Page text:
London, 3 April 1998 (RFE/RL) -- The World Health Organization (WHO) says large areas of the former Soviet Union are threatened with an AIDS epidemic because of an unprecedented rise in the rates of sexually transmitted diseases, particularly syphilis.
A WHO statement yesterday says there has been a 50-fold increase in syphilis in Russia and other areas of the former Soviet Union in the past seven years. Other countries seriously affected include Belarus, Kazakhstan, Ukraine and the Baltic states.
WHO experts fear that the "dramatic rise in syphilis during the 1990s could soon lead to a surge in the number of people infected with HIV -- the virus believed to cause AIDS.
So what's the link between syphilis and HIV? Studies show that the HIV virus is more easily passed by an infected person to a partner during intercourse if either has another sexually transmitted disease (STD). This is because STDs cause skin lesions, making it easier for HIV to penetrate the body.
The statement issued last night by the European regional office of the World Health Organization in Copenhagen says large areas of the former Soviet Union, including Central Asia, are threatened by what it calls a "substantial and immediate HIV epidemic."
The statement says that syphilis rates in the worst affected countries are more than 200 times higher than in western Europe -- and, in some regions, they are 500 times higher.
Health experts link the spread of syphilis to changes in sexual behavior and attitudes, and to a rise in prostitution, poverty, and unemployment. Increased travel since the break-up of the Soviet Union and the lifting of closed borders is also a factor.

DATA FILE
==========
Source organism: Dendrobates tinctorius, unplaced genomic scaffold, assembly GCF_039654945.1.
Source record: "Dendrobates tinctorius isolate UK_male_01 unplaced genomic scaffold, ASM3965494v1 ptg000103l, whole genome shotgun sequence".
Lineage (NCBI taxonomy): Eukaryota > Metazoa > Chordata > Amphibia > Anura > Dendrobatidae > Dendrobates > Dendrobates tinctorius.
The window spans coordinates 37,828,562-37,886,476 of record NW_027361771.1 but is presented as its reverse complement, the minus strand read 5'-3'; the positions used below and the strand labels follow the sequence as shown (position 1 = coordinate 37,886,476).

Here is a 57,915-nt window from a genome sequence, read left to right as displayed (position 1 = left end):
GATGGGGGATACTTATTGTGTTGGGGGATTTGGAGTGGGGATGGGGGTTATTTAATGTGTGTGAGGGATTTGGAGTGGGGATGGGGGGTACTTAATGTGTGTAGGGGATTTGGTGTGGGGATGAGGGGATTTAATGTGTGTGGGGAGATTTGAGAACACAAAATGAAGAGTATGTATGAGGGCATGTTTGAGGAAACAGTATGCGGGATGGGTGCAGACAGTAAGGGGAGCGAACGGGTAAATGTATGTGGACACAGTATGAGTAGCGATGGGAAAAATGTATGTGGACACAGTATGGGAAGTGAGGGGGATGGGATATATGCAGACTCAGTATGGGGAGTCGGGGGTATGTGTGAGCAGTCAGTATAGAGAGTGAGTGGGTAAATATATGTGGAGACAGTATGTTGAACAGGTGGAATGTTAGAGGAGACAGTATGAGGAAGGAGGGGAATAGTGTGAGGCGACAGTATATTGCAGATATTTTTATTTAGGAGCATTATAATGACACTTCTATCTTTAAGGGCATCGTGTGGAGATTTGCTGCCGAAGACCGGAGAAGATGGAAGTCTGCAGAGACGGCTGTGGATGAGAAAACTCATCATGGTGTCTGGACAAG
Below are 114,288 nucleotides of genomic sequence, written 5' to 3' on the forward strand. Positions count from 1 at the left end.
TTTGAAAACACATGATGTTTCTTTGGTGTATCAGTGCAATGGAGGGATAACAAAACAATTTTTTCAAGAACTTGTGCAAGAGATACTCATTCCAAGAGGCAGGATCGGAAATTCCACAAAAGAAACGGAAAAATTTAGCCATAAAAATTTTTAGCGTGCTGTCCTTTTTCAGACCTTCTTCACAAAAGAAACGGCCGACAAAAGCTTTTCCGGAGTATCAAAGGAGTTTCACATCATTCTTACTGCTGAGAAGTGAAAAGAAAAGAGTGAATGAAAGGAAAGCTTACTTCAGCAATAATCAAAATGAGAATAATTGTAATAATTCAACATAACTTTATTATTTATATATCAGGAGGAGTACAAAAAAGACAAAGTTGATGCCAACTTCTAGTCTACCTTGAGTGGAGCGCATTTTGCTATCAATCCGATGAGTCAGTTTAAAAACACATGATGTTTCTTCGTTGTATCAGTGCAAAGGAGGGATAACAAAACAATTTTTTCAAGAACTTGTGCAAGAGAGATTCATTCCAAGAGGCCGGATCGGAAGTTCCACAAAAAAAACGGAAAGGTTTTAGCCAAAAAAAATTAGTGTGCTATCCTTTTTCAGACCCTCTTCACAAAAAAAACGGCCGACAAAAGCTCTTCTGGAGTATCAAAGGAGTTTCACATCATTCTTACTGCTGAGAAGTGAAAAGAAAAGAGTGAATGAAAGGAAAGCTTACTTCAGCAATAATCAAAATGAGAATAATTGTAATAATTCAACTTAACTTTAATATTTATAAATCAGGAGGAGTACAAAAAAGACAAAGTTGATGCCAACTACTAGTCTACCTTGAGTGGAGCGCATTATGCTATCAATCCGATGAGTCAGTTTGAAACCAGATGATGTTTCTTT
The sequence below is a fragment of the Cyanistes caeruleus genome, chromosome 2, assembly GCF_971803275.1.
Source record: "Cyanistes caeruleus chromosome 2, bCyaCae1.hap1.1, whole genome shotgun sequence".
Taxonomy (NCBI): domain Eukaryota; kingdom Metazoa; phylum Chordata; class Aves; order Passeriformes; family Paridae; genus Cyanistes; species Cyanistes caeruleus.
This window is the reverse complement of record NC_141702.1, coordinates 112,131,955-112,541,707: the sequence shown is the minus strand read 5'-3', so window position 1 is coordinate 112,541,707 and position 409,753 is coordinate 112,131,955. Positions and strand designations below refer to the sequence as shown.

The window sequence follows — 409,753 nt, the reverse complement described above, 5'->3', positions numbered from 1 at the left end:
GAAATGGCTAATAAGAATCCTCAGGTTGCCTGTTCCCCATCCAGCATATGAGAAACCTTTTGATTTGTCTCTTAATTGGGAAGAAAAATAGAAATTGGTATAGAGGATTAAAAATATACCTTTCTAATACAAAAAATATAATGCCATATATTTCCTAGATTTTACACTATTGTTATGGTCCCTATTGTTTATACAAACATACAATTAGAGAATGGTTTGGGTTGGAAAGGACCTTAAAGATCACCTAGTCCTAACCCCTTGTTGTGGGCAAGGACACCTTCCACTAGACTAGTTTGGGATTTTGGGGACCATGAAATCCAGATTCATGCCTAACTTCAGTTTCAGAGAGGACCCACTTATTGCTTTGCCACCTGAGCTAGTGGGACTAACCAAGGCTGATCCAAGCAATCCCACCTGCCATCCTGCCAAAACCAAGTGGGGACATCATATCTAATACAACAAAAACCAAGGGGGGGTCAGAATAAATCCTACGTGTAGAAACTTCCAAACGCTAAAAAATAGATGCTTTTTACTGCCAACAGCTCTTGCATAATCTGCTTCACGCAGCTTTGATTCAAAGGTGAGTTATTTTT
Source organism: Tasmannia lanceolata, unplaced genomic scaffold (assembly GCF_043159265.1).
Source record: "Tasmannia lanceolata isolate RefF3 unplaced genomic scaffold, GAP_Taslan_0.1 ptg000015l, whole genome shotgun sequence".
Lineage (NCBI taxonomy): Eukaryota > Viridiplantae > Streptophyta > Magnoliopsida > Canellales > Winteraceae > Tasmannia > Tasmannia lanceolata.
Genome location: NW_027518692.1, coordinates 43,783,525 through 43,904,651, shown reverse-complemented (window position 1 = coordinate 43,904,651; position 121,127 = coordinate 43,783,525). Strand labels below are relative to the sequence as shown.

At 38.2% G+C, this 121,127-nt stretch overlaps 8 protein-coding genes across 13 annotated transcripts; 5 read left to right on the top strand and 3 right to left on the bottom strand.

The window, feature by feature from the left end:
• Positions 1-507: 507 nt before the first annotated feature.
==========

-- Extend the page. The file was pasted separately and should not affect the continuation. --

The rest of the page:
A WHO graph illustrates the sharp rise in syphilis cases in four newly-independent countries -- Belarus, Kazakhstan, Russia and Ukraine. The graph shows that the rate of syphilis has risen steeply in every year since 1990 (when the rate was negligible).
The graph suggests that one in every 400 people in Russia -- the worst hit country -- were suffering from syphilis in 1997.
Although usually transmitted through sexual contact, syphilis can be passed on at birth by an infected mother. The disease can be relatively benign but, if left untreated, it can be incapacitating or fatal, attacking almost every part of the body.
Nikolai Briko, an epidemiologist at Moscow Medical Academy, says the situation in the Russian capital is "grim". He says doctors are especially anxious about a 40-fold rise in syphilis cases among Russian children and teenagers, and a 30-fold rise in congenital syphilis -- that is, mother-to-infant infection.
Belarus also has major problems. Leonid Barabanov, of the Institute for Advanced Medical Training in Minsk, says his government does not have enough financial, technical or human resources to fight the epidemic of sexually transmitted diseases.
He also says that health care programs in the new independent countries that emerged after the break-up of the Soviet Union are "too few and fragmented" to curb the syphilis and other epidemics.
Now, in a drive to tackle the problem, the WHO and the Joint UN Program on HIV/AIDS are to set up an international task force to help the eastern countries fight the spread of STDs.
Jo Asvall, WHO regional director, says the challenge is a huge one, but the recent international and national fight against a diphtheria epidemic in the newly-independent eastern countries, showed that "joint action can succeed."